Haaretz
Jerusalem Post
Yediot Aharonot
Ma’ariv
Globes
Yisrael Hayom

 Summary of editorials from the Hebrew press

 

(Israel Government Press Office)

Yediot Aharonot discusses the conference of non-aligned nations currently taking place in Iran. The author asserts, "It is incorrect to devote special attention to the farce in Tehran," and adds, "It is a pity that the Secretary-General of the United Nations is hurting both his organization and himself by attending the conference."

Two papers refer to yesterday’s Haifa District Court verdict in the matter of Rachel Corrie:

Ma’ariv cites Judge Oded Gershon’s opinion regarding the International Solidarity Movement with which the late Miss Corrie was affiliated: "The Organization exploits the dialogue regarding human rights and morality to blur the severity of its actions, which are, in fact, expressed through violence." The author laments the tragedy of Corrie’s death but suggests that "Corrie became the victim of propaganda and incitement, which led her to profound hatred. Let there be no mistake here. Rachel Corrie was not only obsessively anti-Israeli, she was also anti-American. She completely adopted the principles of the red-green (radical left and jihadist) coalition."
The paper notes, "Minutes after the verdict was delivered, her father claimed that his daughter was trying to prevent a home demolition. He will not let the facts confuse him," and reminds its readers that the object of the IDF work during which Miss Corrie was killed was, as Judge Gershon put it, "solely to clear the ground," which had been used as cover by terrorists to attack IDF forces.
The author believes that, "This was an important verdict because the principal claim in the framework of the war of demonization is that Israel intentionally harms the innocent. This was the story in the Muhammad Al-Dura affair; this was Goldstone’s chief claim, and it continues to reverberate even after he recanted; and it was the claim of the Rachel Corrie campaign. Judge Oded Gershon wisely saw fit to refute the claim." The paper concludes: "It is not over. Libels against Israel can easily overcome obstacles as negligible as reality, facts, data and evidence. Yet for those who seek truth, the verdict is refreshing news. After so many lies, the truth has finally had its moment."

The Jerusalem Post comments: "The circumstances of Rachel Corrie’s tragic death should be a wake-up call for the ISM and other organizations and media outlets that have taken it upon themselves to single out Israel rather than confront the real violators of human rights in the region. Unfortunately but not unpredictably, the ruling is being presented by some news media as an attempt by Israel to whitewash war crimes. If anyone is responsible for what happened to Rachel Corrie besides Corrie herself, it is the International Solidarity Movement, the anti-Zionist organization that provided her with training in “direct action” tactics before bringing her to the ISM-organized demonstration in Rafah."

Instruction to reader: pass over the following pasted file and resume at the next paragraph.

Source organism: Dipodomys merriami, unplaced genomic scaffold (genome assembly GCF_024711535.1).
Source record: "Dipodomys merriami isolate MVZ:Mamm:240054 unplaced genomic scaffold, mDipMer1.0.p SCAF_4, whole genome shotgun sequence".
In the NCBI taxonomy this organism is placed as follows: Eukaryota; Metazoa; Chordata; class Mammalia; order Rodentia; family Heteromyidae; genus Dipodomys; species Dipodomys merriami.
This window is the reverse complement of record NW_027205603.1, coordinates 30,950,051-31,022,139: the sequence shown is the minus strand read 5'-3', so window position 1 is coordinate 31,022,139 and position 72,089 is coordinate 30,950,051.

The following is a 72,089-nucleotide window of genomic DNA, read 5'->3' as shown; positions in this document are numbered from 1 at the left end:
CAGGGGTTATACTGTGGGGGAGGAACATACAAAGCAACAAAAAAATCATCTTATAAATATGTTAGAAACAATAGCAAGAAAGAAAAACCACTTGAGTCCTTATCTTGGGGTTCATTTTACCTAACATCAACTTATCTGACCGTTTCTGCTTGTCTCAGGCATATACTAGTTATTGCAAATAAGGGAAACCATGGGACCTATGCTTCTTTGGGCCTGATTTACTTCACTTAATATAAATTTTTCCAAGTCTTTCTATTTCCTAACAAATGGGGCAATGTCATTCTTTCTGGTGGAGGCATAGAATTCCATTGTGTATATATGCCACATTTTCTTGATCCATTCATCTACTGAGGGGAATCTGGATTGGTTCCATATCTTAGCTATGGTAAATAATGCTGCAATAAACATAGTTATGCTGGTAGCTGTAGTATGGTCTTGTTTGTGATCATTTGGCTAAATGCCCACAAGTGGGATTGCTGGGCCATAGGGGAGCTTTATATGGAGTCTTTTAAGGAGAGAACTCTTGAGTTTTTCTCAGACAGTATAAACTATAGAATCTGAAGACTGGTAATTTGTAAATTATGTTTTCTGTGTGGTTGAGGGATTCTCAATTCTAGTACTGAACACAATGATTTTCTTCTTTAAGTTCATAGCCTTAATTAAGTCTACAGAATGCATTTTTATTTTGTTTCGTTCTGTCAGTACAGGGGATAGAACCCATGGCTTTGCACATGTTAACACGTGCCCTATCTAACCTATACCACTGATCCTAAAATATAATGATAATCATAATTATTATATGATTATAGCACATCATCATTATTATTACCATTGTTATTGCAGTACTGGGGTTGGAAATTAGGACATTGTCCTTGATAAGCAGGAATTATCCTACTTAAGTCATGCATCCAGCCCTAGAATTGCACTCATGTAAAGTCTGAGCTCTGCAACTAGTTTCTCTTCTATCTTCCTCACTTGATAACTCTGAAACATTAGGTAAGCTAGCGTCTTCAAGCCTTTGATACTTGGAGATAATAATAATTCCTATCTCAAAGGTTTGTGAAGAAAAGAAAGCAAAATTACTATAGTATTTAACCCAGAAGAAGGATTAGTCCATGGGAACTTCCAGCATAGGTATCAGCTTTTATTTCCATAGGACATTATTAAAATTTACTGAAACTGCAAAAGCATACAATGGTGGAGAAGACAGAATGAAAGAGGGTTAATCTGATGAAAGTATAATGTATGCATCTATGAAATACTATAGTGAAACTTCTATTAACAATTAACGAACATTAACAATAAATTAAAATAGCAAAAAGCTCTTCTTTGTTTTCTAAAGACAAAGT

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Haaretz comments on the upcoming Migron settlement decision: "The Migron affair is due to come to an end this week. The High Court of Justice ruling on whether 17 families living on the outpost will be allowed to stay, because they say they purchased their land legally, is scheduled for 10 A.M. Tuesday morning. Over the past few weeks, efforts have been made to convince the outpost’s other 33 families to evacuate and the cabinet resolution to uphold the court ruling. The extensive publicity the outpost has received has turned it into a test case for the rule of law and Israeli justice in the occupied territories. Unfortunately, the evacuation of Migron will not be able to serve as a test case for the government’s policy on peace or settlements. The evacuation of Migron (unless it gets deferred at the last minute) is an exception that proves the rule of outposts gone wild."

Yisrael Hayom commends Israel’s Paralympic athletes and says that, "What makes handicapped sports unique is the emphasis on overcoming all obstacles." The author, who is chairing Israel’s delegation to the Paralympics, notes that, "Most of the athletes in the delegation are handicapped IDF veterans who gave of their bodies and souls for the State of Israel and do not want anything in return except one thing – broader recognition."

[Ephraim Halevy, Ben-Dror Yemini and Chaim Bar wrote today’s articles in Yediot Aharonot, Ma’ariv and Yisrael Hayom, respectively.]